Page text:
The history of feminism comprises the narratives (chronological or thematic) of the movements and ideologies which have aimed at equal rights for women. While feminists around the world have differed in causes, goals, and intentions depending on time, culture, and country, most Western feminist historians assert that all movements that work to obtain women’s rights should be considered[by whom?] feminist movements, even when they did not (or do not) apply the term to themselves. Some other historians limit the term “feminist” to the modern feminist movement and its progeny, and use the label “protofeminist” to describe earlier movements.
- First-wave feminism of the 19th and early 20th centuries focused on overturning legal inequalities, particularly addressing issues of women’s suffrage
- Second-wave feminism (1960s–1980s) broadened debate to include cultural inequalities, gender norms, and the role of women in society
- Third-wave feminism (1990s–2000s) refers to diverse strains of feminist activity, seen[by whom?] both as a continuation of the second wave and as a response to its perceived failures
Although the “waves” construct has been commonly used to describe the history of feminism, the concept has also been criticized[by whom?] for ignoring and erasing the history between the “waves”, by choosing to focus solely on a few famous figures and on popular events.
People and activists who discuss or advance women’s equality prior to the existence of the feminist movement are sometimes labeled as protofeminist. Some scholars criticize this term because they believe it diminishes the importance of earlier contributions or that feminism does not have a single, linear history as implied by terms such as protofeminist or postfeminist.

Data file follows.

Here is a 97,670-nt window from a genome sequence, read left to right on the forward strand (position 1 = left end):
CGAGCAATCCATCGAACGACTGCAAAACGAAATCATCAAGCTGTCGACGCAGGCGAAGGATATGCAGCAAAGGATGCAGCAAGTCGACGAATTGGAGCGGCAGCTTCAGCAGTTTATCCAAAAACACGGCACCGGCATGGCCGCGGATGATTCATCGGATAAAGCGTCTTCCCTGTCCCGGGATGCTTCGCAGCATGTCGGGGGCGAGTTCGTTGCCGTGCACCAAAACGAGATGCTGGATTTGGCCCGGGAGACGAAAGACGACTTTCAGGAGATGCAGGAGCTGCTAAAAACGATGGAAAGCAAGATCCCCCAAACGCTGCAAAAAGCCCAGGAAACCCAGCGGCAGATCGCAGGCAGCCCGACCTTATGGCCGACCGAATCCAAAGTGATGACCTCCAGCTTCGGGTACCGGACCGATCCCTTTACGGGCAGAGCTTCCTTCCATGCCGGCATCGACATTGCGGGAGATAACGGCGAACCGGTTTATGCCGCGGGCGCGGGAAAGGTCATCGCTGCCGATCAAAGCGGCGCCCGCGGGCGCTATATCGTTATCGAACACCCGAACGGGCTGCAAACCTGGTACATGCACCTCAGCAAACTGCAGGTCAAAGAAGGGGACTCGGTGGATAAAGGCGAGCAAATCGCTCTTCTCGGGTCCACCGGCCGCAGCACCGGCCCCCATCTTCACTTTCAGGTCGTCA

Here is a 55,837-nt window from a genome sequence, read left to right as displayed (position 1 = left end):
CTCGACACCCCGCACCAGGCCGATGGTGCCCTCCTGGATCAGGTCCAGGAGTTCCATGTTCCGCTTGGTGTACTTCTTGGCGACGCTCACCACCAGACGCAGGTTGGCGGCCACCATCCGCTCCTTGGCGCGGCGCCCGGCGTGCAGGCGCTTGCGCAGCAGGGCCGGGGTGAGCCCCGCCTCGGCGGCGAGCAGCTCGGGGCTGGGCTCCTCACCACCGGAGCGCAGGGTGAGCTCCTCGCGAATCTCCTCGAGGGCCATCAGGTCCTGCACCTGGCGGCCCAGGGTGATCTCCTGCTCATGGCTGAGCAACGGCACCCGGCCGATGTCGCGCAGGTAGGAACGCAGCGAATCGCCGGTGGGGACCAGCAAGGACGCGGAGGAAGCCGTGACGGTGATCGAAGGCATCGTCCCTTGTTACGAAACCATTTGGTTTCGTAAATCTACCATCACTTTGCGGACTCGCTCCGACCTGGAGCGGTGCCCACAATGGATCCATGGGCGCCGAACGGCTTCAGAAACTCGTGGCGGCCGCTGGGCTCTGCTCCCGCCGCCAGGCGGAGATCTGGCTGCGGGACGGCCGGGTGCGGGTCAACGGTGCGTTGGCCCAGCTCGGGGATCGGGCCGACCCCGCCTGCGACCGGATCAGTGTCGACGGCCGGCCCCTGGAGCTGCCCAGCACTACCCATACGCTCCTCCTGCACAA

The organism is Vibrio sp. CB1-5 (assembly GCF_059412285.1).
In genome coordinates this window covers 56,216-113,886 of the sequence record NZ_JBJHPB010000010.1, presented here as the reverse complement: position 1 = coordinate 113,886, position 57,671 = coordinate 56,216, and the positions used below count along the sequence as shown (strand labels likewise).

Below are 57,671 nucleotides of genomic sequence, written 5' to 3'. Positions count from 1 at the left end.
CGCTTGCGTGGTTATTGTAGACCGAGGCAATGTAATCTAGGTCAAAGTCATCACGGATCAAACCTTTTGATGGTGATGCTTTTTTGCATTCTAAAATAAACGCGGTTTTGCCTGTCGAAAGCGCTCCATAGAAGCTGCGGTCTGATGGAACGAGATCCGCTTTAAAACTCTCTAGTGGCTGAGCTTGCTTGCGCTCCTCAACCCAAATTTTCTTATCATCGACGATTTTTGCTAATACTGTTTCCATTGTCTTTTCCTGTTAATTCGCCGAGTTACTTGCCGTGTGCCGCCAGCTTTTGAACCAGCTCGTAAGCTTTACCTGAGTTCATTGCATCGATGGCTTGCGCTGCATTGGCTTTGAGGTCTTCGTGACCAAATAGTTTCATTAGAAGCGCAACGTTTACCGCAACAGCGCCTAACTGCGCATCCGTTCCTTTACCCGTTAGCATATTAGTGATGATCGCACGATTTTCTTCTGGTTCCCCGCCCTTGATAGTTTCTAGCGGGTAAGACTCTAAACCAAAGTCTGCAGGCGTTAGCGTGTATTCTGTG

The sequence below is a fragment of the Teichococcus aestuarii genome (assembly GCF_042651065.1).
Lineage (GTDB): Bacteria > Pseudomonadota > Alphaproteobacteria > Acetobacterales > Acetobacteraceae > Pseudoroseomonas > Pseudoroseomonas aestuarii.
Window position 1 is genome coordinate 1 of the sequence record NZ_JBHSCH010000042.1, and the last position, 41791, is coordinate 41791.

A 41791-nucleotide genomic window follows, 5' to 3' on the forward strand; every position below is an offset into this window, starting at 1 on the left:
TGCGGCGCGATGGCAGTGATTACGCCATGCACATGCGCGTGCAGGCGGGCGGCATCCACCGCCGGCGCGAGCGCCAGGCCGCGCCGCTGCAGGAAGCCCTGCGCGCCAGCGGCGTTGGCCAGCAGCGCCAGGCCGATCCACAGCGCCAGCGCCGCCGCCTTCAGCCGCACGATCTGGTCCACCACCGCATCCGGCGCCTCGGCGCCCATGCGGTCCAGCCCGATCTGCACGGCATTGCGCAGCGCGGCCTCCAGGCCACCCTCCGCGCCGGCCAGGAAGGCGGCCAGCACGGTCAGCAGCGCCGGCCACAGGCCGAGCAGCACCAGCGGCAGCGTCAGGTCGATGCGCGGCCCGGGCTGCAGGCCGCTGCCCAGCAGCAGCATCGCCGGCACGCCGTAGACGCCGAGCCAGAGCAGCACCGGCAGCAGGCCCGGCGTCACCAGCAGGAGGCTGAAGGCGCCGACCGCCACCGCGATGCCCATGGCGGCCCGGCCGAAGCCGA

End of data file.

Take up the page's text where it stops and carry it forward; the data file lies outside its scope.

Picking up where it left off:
Around 24 centuries ago, Plato, according to Elaine Hoffman Baruch, “[argued] for the total political and sexual equality of women, advocating that they be members of his highest class, … those who rule and fight”.
Italian-French writer Christine de Pizan (1364 – c. 1430), the author of The Book of the City of Ladies and Epître au Dieu d’Amour (Epistle to the God of Love) is cited by Simone de Beauvoir as the first woman to denounce misogyny and write about the relation of the sexes. Other early feminist writers include Heinrich Cornelius Agrippa and Modesta di Pozzo di Forzi, who worked in the 16th century, and the 17th-century writers Hannah Woolley in England, Juana Inés de la Cruz in Mexico, Marie Le Jars de Gournay, Anne Bradstreet, and François Poullain de la Barre.
One of the most important 17th-century feminist writers in the English language was Margaret Cavendish, Duchess of Newcastle-upon-Tyne. Her knowledge was recognized by some, such as proto-feminist Bathsua Makin, who wrote that “The present Dutchess of New-Castle, by her own Genius, rather than any timely Instruction, over-tops many grave Grown-Men,” and considered her a prime example of what women could become through education. 18th century: the Age of Enlightenment
The Age of Enlightenment was characterized by secular intellectual reasoning and a flowering of philosophical writing. Many Enlightenment philosophers defended the rights of women, including Jeremy Bentham (1781), Marquis de Condorcet (1790), and Mary Wollstonecraft (1792). Other important writers of the time that expressed feminist views included Abigail Adams, Catharine Macaulay, and Hedvig Charlotta Nordenflycht.
The English utilitarian and classical liberal philosopher Jeremy Bentham said that it was the placing of women in a legally inferior position that made him choose the career of a reformist at the age of eleven. Bentham spoke for complete equality between sexes including the rights to vote and to participate in government. He opposed the asymmetrical sexual moral standards between men and women.
In his Introduction to the Principles of Morals and Legislation (1781), Bentham strongly condemned many countries’ common practice to deny women’s rights due to allegedly inferior minds. Bentham gave many examples of able female regents read more here.